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Dr. Don Studebaker rehearses with the 70-plus members of the Northeastern State University/Community Chorus. Walk-ins are welcome to join at the next rehearsal, Sept. 2, which is also the deadline for new members this season.

Beautiful music emanates from the blended voices of this year’s Northeastern State University/Community Chorus.

If 70-plus people can sound this amazing the first time most of them sing together, their concerts and annual Christmas Gala promise to be requisite experiences for music lovers in this area.

Under the direction of Dr. Don Studebaker, now in his 25th year conducting the choir, the students and community volunteers began rehearsals Tuesday night, with impressive results. Holly Stocks is piano accompanist.

This is the third year Studebaker has opened the choir to community members. Walk-in singers, combined with students and faculty, bring a unique quality to the group.

“Tuesday, Sept. 2, people can still jump on board who couldn’t make it Aug. 26,” Dr. Studebaker said. “After that, the door closes.”

Vocal performance and music education students are required to participate in the choir, which is now in its 60th year. Studebaker is its second director.

“Both feet on the floor, sit up tall. This is not a cocktail party,” he told the choir members as he slid behind the piano and played the first scale he instructed them to sing.

“Experienced choristers, lead the way.”

Later, Studebaker had them put their fingers in front of their ears and open their mouths to feel their jaws drop.

“Some of you haven’t opened your mouths that big except for a Big Mac,” he said, drawing laughter from many.

After singing a difficult phrase, he moved in closer to the altos.

“You’re the only one that has that note. You’ve got to be courageous,” he said, encouraging them to them to sing out.

NSU senior Colby Walker will graduate with a degree as a vocal performer. She sings with the choir because Studebaker inspires her, and she gets to learn a variety of interesting music.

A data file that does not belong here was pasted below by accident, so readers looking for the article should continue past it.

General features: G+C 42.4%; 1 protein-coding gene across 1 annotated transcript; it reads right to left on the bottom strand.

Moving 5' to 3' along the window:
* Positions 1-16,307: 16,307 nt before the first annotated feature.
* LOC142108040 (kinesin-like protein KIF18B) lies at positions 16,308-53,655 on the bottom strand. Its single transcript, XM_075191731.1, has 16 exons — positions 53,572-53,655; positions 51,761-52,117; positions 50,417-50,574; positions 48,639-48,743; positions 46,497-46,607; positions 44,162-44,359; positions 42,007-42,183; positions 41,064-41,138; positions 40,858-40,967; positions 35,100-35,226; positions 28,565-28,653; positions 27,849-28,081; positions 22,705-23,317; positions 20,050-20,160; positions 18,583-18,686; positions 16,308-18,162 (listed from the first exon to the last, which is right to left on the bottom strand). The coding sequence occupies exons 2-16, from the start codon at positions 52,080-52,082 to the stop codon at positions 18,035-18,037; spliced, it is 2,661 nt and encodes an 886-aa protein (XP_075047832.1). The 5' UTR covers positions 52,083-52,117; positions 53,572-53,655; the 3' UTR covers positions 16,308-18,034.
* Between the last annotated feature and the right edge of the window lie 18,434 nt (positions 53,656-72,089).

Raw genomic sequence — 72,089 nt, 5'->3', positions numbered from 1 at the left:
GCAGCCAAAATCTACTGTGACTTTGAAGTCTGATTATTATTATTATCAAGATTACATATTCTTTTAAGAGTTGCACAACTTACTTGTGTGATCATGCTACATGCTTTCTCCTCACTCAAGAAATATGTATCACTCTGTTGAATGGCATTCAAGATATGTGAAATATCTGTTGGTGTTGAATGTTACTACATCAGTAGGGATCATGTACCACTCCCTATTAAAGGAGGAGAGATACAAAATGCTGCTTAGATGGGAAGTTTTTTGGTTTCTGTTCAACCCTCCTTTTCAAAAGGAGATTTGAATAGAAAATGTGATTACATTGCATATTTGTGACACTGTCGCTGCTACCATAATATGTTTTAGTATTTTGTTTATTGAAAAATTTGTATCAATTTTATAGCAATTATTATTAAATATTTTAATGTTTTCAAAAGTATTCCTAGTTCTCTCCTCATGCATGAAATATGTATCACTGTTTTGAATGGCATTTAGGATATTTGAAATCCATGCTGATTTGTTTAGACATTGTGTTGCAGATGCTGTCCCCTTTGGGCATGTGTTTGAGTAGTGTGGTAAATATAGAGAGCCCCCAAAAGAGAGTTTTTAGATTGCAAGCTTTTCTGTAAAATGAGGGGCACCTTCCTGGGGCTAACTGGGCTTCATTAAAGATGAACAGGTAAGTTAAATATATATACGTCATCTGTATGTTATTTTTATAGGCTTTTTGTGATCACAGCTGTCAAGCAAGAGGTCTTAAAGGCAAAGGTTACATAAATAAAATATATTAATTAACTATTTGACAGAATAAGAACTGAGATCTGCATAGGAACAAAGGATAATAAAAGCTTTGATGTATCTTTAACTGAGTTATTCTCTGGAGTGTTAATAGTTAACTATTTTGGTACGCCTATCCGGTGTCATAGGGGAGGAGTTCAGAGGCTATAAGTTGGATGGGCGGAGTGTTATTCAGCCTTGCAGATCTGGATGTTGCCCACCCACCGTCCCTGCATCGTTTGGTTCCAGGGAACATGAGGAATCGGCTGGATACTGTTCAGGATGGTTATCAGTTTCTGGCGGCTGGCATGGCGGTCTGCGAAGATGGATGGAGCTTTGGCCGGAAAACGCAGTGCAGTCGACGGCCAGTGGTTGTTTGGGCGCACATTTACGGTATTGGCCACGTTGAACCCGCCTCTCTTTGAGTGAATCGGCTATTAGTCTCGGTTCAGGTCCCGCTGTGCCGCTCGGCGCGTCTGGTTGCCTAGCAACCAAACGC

“I transferred from two other major universities, and his teaching is far better than any I’ve had,” Walker said. “He’s very thorough and very respectful of all students, not putting one above another. We’re all on an even playing field.”

A father and son, and from another family, a mother and daughter, are members of the choir.

Carl Arnold Sr. is singing for the first time with the choir, at the invitation of his son, Seth. A pastor in Gore, Arnold finds himself challenged, and loving every minute of it.

“It’s nice, tremendous,” he said. “I like to blend in when I can catch the note.”

Son Seth is a second-year voice student, music education major and senior from Gore.

“I love music,” he said. “Seeing everybody come together is incredible.”

Samantha Benn-Duke sang with the choir when she was in college, and now, she joins daughter Cassie among the singers for her second year.

“This brings back good memories of my college years, and I get to watch my daughter grow as a musician,” she said. “This choir gives musicians an opportunity to perform in a professional venue with an orchestra.”

Studebaker relates well to both students and adults, she said.

“His sense of humor combined with his expertise in music is why he’s such a motivational conductor,” Benn-Duke said.

Benn-Duke is proud to be a part of the choir because of her family heritage, which also gained a scholarship for her daughter.

“My grandmother went to the female seminary and my grandfather to the male seminary, so my family has been a part of this college a long time,” she said.

Vocal music education major Louie Fritts said the music was most challenging for the first day.

The Muskogee freshman said singing makes him feel good.

“And it makes others feel good to hear it if its good,” he said.

David Keck’s love of singing brought him to the choir. The Muskogee freshman with an undecided major said high school choir was fun.

“I like what music brings out in people, different emotions,” he said.

Community member Charles Anderson joined the choir last spring when he moved to Tahlequah, saying he was “really stretched” by the experience.

“I enjoy good music and Don’s a fantastic conductor,” Anderson said. “There are so many good voices, I had to practice at home to keep up. It was a thrill to do the performance.”

Anderson previously was a member of two large church choirs in Tennessee and Texas.

Freshman Cassie Clark, a vocal performance major from Vian, is excited because everybody is so advanced.

“It’s exciting to hear a song completed,” Clark said, adding she’s glad to be a part of it.

Meagan Huffman, a freshman vocal education major from Lincoln, Ark., was surprised by the choir.

“I didn’t expect it to be so big,” Huffman said. “It’s surprising it went really well.”

Kove Beals performed in the musical, “Little Women” in Bixby this summer. It’s the freshman vocal performance major’s first time to sing with a really big choir.

“The mix between community people and college students, in an unauditioned choir where you can walk right in this week, is surprisingly really good,” Beals said.

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